Sherlock peers up at him for a sign of some hidden meaning in his words, but John's face is carelessly neutral as he focuses on his work. The reason he has to look up is because John is kneeling over him, and has him bending his head so that he's eyelevel with his neck. He's been watching the doctor's Adams apple bob and thinking about all the ways one can impede oxygen from getting to the brain. He wonders if this peculiar man would stay so close to him if he knew of his thoughts. (probably not.)
"I have a brother."
"Do you know where he is?"
"…I have an idea." He actually hasn't heard from Mycroft at all since the bombings all those years ago, but he knows on some primal level that he's alive. There's technically no British government anymore, but there's no doubt in his mind that his brother is tucked somewhere hidden, living in the lap of luxury. Occasionally he'll wonder whether Mycroft ever bothered to attempt to track him down, or at least was curious whether he was still among the living or not, but he long ago decided that he actually likes it better this way. For all of the not communicating or knowing if the other still lives, his relationship with his brother is the best it's ever been.
"Oh. Well- good." John is quiet for a second, and then says, seemingly compulsively, "I had a sister- Soot-Sickness- a long time ago- so, uh- that's good. Good. It's good to have family now." Sherlock's stare must make him uncomfortable because he finally pulls back and pats him roughly on the shoulder. "There, I'm done. Your head's clean now, but don't move, I'm going to go get some disinfectant and a bandage."
Sherlock nearly jerks his head up in surprise, but resists the urge, "You have disinfectant?"
All at once John's face is guarded again. "Not much, just enough for your head. That's it." He stands quickly and heads into the hallway, beyond Sherlock's line of sight. The lie is transparent, but it means that John Watson has a good self-preservational instinct, so that's something. Pointless though, and Sherlock makes a mental note to steal some of whatever John has before he leaves.
He returns with a brown bottle that has the label ripped off. Sherlock easily catalogs its appearance so he can get the right bottle later. "Sit back, but slowly." John orders. Sherlock does so, and the doctor makes quick work of properly cleaning the deep gash on his temple, navigating his bruised face carefully. "Sorry if it stings." He mutters, as he finishes up. He then carefully applies a bandage and sits back with a sigh. "If there's anything else you want me to look at you better show me now."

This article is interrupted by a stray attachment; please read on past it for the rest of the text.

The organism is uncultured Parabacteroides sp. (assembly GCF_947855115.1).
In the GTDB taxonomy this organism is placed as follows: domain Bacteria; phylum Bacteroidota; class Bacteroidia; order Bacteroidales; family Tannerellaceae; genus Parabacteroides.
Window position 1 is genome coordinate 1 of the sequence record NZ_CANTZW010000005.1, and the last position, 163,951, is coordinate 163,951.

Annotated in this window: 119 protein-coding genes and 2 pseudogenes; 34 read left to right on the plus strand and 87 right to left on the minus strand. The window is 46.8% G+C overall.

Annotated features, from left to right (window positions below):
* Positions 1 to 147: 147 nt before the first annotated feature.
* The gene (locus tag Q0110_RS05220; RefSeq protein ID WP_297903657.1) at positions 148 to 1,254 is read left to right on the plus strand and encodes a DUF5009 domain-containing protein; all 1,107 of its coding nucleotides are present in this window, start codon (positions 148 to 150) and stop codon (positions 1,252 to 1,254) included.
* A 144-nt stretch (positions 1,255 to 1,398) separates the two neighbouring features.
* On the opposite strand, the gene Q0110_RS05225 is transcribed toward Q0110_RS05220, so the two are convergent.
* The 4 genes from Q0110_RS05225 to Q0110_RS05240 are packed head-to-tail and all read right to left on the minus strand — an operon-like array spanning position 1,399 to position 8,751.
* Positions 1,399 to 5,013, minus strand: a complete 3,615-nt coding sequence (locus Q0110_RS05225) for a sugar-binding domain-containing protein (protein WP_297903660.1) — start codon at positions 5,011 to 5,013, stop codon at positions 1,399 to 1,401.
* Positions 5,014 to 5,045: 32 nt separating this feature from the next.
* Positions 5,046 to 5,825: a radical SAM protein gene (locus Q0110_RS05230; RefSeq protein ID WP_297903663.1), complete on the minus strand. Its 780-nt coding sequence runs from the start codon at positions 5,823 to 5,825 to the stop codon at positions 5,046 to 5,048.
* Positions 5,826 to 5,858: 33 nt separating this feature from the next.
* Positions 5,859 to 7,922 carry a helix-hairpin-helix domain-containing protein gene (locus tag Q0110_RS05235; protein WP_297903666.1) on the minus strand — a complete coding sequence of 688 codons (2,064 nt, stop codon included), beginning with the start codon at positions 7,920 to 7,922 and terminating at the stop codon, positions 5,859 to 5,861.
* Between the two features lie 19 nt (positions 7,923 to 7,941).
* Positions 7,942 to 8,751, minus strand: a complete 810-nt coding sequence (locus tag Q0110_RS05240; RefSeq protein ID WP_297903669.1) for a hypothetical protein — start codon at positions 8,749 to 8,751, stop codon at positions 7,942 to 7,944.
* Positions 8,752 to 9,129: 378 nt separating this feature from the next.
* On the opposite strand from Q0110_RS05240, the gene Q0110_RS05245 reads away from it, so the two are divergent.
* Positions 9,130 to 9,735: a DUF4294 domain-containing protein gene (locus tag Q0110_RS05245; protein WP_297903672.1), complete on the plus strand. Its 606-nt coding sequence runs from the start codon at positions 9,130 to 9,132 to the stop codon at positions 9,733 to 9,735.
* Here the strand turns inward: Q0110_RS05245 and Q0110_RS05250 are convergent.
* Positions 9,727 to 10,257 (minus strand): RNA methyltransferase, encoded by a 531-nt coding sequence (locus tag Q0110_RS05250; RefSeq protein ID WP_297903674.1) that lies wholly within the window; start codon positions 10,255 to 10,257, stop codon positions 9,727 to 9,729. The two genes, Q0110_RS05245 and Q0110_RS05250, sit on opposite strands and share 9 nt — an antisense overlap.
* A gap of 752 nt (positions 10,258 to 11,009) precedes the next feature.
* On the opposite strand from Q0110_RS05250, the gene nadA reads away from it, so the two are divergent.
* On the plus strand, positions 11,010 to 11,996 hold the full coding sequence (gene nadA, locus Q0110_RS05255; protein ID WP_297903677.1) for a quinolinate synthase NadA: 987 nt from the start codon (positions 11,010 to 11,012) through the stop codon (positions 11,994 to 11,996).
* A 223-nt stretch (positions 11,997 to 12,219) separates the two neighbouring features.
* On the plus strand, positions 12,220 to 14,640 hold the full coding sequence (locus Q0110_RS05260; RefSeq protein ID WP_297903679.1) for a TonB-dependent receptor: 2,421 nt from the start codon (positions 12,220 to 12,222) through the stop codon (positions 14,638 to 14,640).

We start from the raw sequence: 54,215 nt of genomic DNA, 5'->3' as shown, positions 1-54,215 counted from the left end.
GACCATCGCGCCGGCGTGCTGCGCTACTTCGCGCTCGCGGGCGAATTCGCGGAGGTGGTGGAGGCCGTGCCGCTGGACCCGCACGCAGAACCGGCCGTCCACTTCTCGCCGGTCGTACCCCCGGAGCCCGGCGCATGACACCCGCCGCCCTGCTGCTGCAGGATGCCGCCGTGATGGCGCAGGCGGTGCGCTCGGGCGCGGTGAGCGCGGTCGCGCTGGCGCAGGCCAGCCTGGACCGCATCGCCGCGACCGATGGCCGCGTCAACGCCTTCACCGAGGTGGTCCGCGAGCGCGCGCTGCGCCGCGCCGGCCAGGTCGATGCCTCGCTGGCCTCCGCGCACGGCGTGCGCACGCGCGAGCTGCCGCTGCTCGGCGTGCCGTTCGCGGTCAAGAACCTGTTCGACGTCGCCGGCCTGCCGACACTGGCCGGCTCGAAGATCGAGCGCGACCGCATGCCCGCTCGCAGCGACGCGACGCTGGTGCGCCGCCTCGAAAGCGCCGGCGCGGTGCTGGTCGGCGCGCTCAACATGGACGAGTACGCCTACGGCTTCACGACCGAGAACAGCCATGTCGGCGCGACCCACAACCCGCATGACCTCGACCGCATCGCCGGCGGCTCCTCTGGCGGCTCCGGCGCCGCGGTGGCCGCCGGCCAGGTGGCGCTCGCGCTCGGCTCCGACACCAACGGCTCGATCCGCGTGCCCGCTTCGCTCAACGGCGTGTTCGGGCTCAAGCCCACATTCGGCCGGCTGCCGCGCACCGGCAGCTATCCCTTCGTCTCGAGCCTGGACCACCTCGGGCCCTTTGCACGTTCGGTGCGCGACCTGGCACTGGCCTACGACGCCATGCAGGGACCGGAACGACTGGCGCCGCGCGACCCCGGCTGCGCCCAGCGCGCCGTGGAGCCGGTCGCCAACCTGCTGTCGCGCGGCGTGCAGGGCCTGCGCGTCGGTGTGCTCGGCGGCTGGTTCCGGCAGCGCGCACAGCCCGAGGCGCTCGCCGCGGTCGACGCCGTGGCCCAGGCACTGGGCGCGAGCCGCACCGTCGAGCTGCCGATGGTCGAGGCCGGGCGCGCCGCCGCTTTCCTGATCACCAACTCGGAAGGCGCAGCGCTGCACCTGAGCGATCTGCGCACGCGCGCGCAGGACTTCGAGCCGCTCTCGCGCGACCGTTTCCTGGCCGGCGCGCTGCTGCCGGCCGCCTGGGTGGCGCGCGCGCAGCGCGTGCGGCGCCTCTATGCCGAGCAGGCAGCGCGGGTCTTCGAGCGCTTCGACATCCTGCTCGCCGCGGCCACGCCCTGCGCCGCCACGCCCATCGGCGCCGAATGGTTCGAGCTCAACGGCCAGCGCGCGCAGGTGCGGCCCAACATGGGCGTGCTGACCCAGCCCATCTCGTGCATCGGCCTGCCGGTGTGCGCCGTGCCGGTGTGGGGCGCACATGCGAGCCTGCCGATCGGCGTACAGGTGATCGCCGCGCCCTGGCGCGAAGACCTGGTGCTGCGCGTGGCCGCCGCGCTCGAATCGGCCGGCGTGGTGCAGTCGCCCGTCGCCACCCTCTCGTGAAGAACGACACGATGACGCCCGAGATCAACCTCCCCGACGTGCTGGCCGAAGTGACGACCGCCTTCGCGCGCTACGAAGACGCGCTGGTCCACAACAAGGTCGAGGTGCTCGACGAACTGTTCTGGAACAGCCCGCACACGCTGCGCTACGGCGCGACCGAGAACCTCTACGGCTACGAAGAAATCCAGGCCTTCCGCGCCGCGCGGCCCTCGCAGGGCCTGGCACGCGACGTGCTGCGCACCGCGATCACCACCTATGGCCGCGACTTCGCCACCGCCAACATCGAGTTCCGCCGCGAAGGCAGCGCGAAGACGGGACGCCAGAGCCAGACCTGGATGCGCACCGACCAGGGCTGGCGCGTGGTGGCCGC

Sherlock stretches his neck. His head and ribs still hurt, but he feels as though the water he consumed has improved his condition exponentially. "I'm fine."
John stares at him for a second, his brows furrowed, biting on his lip, "Take your shirt off." He decides.
Sherlock looks back- coughs shortly, burying it in his fist. "While I appreciate your goodwill John, I'm not sure you're really thinking through what you're asking. Engaging in anything with me would not be… prudent."
John's face is frozen, his teeth still half-clamped over the right side of his bottom lip- they're unusually white, he must have toothpaste stockpiled around somewhere too- and then he gets it and physically jerks back. "No! I'm not-" He blusters out a laugh. "That's, er, not what I meant. That Firefly probably roughed you up pretty bad, is all." He lurches forward and places clumsy hands on the buttons of Sherlock's collar, swallowing down embarrassment through action. "I'm… not, er, gay." He says flatly, and then bites down hard on his lips again, looking decidedly not at Sherlock. "But if you are it's fine."
"I didn't say that." Sherlock says evenly, watching John's hands fumble.
"Well then- fine. Good, it's…fine. 'S all fine." He seems to come back to himself- recovers from his short bout of uncomfortable mania- and realizes what he's doing. He puts his hands up and takes a few steps back. "You can… take your own shirt off then."